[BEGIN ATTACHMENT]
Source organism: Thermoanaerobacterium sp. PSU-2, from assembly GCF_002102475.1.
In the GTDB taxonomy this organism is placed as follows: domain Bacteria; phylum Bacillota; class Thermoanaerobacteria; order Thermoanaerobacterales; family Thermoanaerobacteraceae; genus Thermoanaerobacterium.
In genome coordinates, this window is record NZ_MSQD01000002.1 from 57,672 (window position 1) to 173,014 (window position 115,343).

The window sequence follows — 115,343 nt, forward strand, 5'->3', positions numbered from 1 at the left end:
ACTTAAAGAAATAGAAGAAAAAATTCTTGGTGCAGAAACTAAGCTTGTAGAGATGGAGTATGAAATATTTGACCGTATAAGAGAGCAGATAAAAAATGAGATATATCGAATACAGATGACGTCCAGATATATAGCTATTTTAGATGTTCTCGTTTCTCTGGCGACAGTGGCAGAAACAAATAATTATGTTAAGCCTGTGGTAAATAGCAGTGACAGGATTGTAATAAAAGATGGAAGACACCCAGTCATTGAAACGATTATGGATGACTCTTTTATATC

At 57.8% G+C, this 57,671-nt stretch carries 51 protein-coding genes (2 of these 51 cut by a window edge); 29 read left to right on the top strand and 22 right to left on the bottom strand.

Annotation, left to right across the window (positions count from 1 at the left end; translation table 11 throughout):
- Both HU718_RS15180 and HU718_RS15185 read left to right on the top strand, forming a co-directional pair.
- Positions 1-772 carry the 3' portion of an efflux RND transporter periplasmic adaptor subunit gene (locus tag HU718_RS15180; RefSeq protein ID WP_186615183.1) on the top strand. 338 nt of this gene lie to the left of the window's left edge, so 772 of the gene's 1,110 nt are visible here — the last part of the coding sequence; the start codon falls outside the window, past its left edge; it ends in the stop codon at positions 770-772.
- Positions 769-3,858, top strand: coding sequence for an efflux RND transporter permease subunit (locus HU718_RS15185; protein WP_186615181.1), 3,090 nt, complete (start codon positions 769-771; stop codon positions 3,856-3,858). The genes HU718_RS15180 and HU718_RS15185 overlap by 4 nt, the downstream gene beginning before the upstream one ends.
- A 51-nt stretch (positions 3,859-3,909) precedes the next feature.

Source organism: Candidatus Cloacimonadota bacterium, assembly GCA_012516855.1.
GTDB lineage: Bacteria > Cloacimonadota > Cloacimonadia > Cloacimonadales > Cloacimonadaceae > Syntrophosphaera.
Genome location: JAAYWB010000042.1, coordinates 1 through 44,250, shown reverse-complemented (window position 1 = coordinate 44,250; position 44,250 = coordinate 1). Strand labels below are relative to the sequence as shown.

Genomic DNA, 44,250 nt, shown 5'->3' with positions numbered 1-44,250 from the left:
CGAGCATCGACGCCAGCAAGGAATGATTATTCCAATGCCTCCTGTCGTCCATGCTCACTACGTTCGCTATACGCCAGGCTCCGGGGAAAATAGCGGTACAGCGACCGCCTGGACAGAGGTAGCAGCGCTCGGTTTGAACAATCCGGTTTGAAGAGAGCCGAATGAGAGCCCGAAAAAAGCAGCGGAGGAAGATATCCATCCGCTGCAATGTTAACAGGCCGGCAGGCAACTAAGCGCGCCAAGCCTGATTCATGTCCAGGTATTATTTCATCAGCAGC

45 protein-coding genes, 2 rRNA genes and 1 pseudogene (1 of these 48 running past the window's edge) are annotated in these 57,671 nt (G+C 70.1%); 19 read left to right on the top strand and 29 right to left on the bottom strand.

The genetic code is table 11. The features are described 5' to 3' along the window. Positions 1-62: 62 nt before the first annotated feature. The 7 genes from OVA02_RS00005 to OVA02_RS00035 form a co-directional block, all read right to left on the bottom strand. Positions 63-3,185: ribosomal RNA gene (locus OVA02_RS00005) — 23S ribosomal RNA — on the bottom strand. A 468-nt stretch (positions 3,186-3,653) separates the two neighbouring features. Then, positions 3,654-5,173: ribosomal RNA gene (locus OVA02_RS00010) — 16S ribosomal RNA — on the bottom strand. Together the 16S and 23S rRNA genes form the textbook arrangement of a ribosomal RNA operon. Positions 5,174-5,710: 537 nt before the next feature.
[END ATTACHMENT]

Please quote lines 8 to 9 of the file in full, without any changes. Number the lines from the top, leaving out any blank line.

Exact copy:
- Both HU718_RS15180 and HU718_RS15185 read left to right on the top strand, forming a co-directional pair.
- Positions 1-772 carry the 3' portion of an efflux RND transporter periplasmic adaptor subunit gene (locus tag HU718_RS15180; RefSeq protein ID WP_186615183.1) on the top strand. 338 nt of this gene lie to the left of the window's left edge, so 772 of the gene's 1,110 nt are visible here — the last part of the coding sequence; the start codon falls outside the window, past its left edge; it ends in the stop codon at positions 770-772.